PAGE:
Federer has Tsonga chasing shadows in Oz semi
Originally published on: 26/02/10 11:53
Roger Federer will look to extend Great Britain’s ’150,000-year’ wait for a men’s Grand Slam champion – and claim his 16th title in the process – with victory over Andy Murray in Sunday’s final after effortlessly dispatching Jo-Wilfried Tsonga 6-2 6-3 6-2 in their semi-final.
The world No.1 was in imperious form, denying the Frenchman a single break point in the 90-minute encounter and providing a sumptuous display of shot making from all corners of the court.
In truth Tsonga’s five set quarter-final victory over Novak Djokovic looked to have taken its toll mentally if not physically, but rarely did he occupy the same stratosphere as Federer. Desperation kicked in late in the second set as the No.10 seed’s gung-ho approach failed to reap rewards.
“Definitely it will be tactical. It is always a tactical game against him” – Federer on Murray
“It is always difficult to play top players, sometimes it plays out the way you want it to and sometimes you have to work a lot harder,” said Federer, who admitted to enjoying the match afterwards.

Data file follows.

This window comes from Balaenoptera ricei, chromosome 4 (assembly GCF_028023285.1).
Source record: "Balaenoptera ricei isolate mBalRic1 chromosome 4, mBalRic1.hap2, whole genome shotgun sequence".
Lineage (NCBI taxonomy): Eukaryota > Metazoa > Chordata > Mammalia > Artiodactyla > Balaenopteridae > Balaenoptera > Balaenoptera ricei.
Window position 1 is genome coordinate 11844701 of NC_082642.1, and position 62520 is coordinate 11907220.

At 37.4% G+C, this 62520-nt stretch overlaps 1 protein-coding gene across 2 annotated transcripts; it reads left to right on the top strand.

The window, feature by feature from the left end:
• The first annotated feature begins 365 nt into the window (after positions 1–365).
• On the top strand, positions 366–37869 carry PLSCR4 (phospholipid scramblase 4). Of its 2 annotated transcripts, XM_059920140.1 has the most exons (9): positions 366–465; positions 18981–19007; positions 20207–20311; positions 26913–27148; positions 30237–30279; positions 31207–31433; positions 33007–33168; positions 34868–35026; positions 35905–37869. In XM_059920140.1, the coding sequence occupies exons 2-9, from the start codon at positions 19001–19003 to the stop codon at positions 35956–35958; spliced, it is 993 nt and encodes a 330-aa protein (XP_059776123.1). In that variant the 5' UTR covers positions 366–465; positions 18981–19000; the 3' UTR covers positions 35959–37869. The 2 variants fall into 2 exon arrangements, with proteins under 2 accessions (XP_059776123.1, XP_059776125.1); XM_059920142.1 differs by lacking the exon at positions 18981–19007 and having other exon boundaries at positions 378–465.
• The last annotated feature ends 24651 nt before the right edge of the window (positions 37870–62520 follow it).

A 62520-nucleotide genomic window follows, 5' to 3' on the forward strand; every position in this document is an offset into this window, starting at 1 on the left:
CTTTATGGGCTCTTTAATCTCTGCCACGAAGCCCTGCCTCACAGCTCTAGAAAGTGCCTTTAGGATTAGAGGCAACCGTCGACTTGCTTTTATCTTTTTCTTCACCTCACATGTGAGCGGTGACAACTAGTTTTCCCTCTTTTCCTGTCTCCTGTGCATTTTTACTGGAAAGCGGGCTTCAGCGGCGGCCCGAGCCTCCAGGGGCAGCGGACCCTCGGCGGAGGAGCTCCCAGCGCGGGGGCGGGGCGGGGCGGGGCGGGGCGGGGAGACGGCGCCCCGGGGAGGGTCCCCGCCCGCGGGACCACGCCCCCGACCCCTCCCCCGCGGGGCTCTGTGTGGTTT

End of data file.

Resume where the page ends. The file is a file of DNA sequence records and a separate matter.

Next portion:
“It was just so important to win that first set and get that good start. I thought it was quite intense early but maybe he was more fatigued mentally than physically, I think that showed near the end.”
After a nip and tuck start to the match, the No.1 seed broke his opponent in game four of the match and once more in game eight to take the first set.
A solitary break in the second set was enough for the Swiss to move within a set of the final, and breaks in the third and fifth games of the final set finished the job.
The final will be Federer’s eighth Grand Slam title match in succession – and 22nd of his career – though of those eight he has lost five, including the last to Juan Martin del Potro in New York.
Regardless, the 15-time Grand Slam champion was in jovial mood in the on-court interview with Jim Courier after the match as he looked forward to facing Murray on Sunday.
“I know that he’d like to win the first title in British tennis in, what is it 150,000 years?” said Federer with a grin. “It would be so nice for him. He’s a nice guy.”
But Federer, admitting he was a calmer player following his career-defining exploits at Roland Garros and Wimbledon last year, is not prepared to roll over to hand Murray his own place in history. “I will have to be aggressive,” he continued.
“We’ve had some different types of matches against each other,” he added. “We sometimes like to jerk around on the court and play some high balls at each other. Definitely it will be tactical. It is always a tactical game against him.”